BD: What else did you work on?

NP: At one point there was an opportunity to get involved with some of the alien designs, so I worked with Barney Burman [prosthetic makeup designer] and it was really a shotgun approach with ideas. I'd show it to J.J. and he'd do alien casting based on our sketches or sculptures, and a good majority of them never saw the light of day. J.J.'s focus was really live characters and most of the alien stuff got cut or was behind something or was so quick that you barely got a glance. But finding the right look for Eric Bana's Romulan took a long time. Not having enough time with J.J., I couldn't just sit down and ask what he was looking for. We did all sorts of stuff and, in the end, the thing I prided myself most with this project was thinking things through analytically and thinking through the lineage of Romulans through the Star Trek franchise. Because in the beginning, they are the same as Vulcans, but through the course of the series, they eventually develop this V forehead/brow piece and no one could answer where that came from. So we tried to develop a look that people were familiar with from a contemporary standpoint but also made sense in association genetically with Vulcans. So the idea was that these particular Romulans were such passionate rebels about their goals that their tribal demeanor meant tattooing but also scarification. And they would actually scar their foreheads to the point where they built up these keloids that gave the illusion of that V shape. So it gave a reason why that would've happened in the series. And it was a good idea but we didn't get to pursue it enough and it was abandoned as specificity. But the makeup kind of retains the vibe of it.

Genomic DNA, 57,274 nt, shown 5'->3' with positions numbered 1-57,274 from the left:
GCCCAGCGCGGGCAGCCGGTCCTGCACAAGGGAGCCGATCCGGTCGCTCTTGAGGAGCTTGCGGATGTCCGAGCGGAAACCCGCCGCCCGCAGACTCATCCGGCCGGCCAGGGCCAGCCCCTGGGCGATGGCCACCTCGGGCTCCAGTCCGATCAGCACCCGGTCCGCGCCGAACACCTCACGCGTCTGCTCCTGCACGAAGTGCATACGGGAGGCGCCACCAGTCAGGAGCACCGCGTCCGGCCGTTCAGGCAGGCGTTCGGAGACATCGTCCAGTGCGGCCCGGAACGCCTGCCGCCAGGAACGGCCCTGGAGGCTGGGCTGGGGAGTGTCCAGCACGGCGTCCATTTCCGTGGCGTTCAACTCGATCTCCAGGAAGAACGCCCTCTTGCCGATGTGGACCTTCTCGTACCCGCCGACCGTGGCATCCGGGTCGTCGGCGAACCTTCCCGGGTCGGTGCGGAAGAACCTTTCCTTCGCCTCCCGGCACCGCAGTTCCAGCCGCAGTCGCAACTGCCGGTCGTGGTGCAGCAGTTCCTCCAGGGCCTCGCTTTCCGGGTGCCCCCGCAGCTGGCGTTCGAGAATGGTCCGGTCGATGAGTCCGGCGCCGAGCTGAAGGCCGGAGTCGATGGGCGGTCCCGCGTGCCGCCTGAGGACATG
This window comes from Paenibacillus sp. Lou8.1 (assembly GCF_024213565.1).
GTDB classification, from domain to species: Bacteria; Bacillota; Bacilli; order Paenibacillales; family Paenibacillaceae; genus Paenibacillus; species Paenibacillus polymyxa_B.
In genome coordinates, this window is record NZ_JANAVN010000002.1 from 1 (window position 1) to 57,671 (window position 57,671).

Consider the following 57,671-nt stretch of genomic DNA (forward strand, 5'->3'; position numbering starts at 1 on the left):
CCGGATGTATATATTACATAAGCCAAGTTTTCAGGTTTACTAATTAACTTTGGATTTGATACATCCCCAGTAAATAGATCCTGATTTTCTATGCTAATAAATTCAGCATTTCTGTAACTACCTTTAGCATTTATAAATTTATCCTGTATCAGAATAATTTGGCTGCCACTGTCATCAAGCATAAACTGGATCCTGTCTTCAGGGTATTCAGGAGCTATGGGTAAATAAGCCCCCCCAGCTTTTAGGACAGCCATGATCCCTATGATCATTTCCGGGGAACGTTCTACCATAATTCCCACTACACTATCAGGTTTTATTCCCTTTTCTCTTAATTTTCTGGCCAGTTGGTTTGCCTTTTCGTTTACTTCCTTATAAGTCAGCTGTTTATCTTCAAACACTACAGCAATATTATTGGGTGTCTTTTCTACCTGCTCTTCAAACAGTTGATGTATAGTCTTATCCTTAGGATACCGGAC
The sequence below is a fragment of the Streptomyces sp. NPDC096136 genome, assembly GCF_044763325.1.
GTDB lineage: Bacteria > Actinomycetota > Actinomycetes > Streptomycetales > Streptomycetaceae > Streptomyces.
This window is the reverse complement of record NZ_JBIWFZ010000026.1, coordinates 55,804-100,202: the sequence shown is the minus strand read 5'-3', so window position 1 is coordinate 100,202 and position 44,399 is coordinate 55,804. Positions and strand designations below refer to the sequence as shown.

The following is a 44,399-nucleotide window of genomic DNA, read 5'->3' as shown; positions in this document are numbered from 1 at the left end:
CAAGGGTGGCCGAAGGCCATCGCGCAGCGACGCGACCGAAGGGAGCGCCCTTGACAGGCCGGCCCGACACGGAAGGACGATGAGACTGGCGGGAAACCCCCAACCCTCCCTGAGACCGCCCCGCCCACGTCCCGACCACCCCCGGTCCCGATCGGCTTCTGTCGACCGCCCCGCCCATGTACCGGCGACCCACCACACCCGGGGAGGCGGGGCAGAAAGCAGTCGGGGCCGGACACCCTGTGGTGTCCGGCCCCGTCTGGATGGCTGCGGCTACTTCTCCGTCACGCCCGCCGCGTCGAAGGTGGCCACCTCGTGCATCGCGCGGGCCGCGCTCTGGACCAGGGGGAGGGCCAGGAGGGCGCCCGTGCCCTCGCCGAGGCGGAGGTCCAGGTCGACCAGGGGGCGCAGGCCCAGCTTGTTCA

Movement silhouettes.

BD: What toolset do you use these days?